On March 11, the World Health Organization announced that coronavirus (COVID-19) is officially a pandemic.
For months, countries around the world had already been taking action against the virus. Increased cases led to mass quarantines and more testing.
But, the decision from the WHO is rare, even for a disease that’s spread worldwide. The world’s last official pandemic was in 2009, caused by the H1N1 swine flu.
With the entire globe now working to slow the COVID-19 pandemic, what does that term mean?
What is a Global Pandemic?
Before getting to a pandemic, we should touch on its predecessor: the epidemic.
An epidemic is an infectious disease that spreads quickly over one region. Usually contained to a country or group of countries, the disease spreads from person to person, but is temporary. While case numbers may exceed expectations, as we sometimes see during flu season, the epidemic remains mostly contained to one area.
A pandemic moves beyond that contained area. Once a new disease reaches pandemic level, it has spread across the globe. Not only has the disease spread worldwide, but transmission is continuous.
What Changes When a Pandemic is Declared?
A pandemic declaration doesn’t come out of nowhere. Like we said, a disease needs to reach outbreak and epidemic levels before it is a pandemic. By the point of a pandemic declaration, governments around the world should already be taking action against the disease.
Foreign governments may restrict all travel or trade. Health clinics and hospitals might also receive additional support for the disease.
But, with many countries already taking action against COVID-19, there may not be much change from this announcement.
Why are Global Pandemics so Rare?
There is a reason the WHO declares global pandemics on rare occasions. Even during the worst epidemics, viral infections that can spread so easily don’t come about often.
Take the 2014 Ebola epidemic.
Despite earning worldwide attention, the virus itself did not reach that far. After starting in West Africa, the virus only reached four countries outside the continent. Compared to swine flu and COVID-19, that reach is incredibly small.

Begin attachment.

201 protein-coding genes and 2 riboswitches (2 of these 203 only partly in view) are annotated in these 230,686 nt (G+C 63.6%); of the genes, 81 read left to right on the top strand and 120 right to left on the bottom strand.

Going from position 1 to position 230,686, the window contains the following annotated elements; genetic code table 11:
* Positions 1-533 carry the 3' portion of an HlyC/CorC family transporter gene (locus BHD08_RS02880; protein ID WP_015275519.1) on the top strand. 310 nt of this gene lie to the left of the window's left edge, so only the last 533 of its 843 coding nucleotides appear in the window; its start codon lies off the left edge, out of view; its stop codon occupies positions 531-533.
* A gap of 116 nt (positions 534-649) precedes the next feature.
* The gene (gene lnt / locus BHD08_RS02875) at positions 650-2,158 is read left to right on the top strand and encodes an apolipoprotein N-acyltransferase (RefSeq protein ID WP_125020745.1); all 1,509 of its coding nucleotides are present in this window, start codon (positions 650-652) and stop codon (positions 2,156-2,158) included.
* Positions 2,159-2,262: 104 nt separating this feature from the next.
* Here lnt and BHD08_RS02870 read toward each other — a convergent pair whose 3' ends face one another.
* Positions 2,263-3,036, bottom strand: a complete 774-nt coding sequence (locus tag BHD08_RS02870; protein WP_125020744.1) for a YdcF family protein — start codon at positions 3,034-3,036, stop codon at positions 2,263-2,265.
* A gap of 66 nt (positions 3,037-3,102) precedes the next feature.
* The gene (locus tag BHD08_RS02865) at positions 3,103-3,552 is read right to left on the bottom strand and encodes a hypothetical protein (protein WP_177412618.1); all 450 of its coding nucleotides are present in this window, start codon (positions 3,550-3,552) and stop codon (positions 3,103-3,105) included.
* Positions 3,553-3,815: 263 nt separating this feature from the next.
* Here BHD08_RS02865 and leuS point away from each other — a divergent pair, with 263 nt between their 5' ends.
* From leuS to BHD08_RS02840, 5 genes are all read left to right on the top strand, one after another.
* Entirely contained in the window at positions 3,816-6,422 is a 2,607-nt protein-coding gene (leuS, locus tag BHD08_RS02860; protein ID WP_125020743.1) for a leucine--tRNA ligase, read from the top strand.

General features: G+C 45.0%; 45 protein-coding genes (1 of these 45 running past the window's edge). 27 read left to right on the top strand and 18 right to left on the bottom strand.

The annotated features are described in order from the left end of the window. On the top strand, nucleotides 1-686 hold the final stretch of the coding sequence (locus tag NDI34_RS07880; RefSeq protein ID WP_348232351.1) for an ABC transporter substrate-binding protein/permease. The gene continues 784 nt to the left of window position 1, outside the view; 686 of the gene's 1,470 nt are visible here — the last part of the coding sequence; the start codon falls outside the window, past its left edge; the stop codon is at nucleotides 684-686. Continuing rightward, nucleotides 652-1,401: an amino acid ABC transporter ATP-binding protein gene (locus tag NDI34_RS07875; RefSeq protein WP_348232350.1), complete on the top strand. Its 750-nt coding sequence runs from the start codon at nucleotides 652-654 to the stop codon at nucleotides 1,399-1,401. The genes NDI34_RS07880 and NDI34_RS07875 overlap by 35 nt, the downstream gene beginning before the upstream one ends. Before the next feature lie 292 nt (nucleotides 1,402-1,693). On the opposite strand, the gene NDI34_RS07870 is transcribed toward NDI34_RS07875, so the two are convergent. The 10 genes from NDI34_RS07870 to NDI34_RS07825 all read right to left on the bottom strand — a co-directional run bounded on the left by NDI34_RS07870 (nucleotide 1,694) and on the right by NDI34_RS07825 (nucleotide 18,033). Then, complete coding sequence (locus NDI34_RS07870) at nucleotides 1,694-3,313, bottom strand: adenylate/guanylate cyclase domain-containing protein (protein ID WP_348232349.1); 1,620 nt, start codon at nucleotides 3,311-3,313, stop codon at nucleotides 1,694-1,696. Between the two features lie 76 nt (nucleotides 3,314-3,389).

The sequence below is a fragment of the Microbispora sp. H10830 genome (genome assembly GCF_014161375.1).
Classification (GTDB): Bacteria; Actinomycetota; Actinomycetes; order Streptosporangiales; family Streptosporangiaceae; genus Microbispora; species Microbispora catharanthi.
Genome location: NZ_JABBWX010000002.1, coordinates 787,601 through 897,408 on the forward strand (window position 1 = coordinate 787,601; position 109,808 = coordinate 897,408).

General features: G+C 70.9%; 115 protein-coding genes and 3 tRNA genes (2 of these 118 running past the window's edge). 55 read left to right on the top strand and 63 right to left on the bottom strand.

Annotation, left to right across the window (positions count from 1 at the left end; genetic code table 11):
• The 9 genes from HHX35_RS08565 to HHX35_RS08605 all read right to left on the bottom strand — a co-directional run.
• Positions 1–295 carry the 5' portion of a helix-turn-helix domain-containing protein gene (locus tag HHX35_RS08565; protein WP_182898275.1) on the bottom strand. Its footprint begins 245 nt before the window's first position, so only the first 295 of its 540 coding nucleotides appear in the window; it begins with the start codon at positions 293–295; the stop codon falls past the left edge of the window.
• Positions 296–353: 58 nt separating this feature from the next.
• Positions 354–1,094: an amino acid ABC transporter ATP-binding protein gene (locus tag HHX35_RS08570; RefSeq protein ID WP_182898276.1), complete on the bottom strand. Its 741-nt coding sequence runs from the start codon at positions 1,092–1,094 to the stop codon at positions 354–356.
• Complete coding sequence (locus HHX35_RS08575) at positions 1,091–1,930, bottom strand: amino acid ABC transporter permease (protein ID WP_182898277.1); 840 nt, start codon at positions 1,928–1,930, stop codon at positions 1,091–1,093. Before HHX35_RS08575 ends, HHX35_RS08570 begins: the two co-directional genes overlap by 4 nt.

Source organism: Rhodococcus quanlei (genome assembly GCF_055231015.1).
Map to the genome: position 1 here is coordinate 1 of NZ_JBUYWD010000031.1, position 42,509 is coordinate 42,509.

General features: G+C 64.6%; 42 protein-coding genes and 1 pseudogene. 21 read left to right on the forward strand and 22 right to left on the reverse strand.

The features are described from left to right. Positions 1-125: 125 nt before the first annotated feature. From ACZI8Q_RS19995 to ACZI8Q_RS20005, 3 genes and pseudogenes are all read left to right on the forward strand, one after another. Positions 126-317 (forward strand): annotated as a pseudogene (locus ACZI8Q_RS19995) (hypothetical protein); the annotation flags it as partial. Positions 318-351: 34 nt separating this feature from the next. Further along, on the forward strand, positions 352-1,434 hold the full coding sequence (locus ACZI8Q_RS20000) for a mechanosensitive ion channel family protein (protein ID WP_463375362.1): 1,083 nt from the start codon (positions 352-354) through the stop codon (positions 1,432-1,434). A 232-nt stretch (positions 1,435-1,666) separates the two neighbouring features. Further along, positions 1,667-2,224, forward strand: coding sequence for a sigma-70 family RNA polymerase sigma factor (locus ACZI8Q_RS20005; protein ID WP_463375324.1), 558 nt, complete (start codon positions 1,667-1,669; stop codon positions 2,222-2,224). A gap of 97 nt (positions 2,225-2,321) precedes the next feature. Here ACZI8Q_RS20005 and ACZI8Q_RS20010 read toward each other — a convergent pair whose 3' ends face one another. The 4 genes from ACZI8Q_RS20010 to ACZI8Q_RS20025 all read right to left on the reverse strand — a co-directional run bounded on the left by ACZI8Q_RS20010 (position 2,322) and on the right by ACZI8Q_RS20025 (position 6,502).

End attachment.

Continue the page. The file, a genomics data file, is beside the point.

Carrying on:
One other key reason for waiting to declare a pandemic is fear of panic. The WHO waits on the announcement due to worries about an extreme reaction from the public and local governments.
The Director General of the WHO, Tedros Adhanom Ghebreyesus, elaborated on this decision when speaking about the coronavirus pandemic.
“Pandemic is not a word to use lightly or carelessly. It is a word that, if misused, can cause unreasonable fear, or unjustified acceptance that the fight is over, leading to unnecessary suffering and death,” said Tedros.
He added that a declaration of pandemic doesn’t change how officials should act toward the disease.
The History of Pandemics
As we mentioned above, the most recent pandemic was caused by swine flu. But, there’s still a notable list of pandemics before H1N1.
Another H1N1 strain caused a pandemic over 100 years ago. The Spanish flu caused 50 million deaths around the world in 1918. The pandemic lasted until summer 1919, infecting about 500 million people.
While lesser known, the Asian flu in 1957 also caused over 1 million deaths. The virus started in Hong Kong, with over 100,000 people in the United States dying from the virus.
Some pandemics have been going on for decades. That’s the case for the HIV/AIDS pandemic, with the first cases officially reported in 1981. Since that time, over 33 million people have died from the virus around the world.
Before the WHO was around to make a declaration, there were many pandemics throughout history. The world’s first cholera pandemic started in 1817, leading to over 1 million deaths.
Probably the most feared pandemic in history stared almost 800 years ago. The Black Death began in 1347, with the bubonic plague killing one-third of the world’s population.
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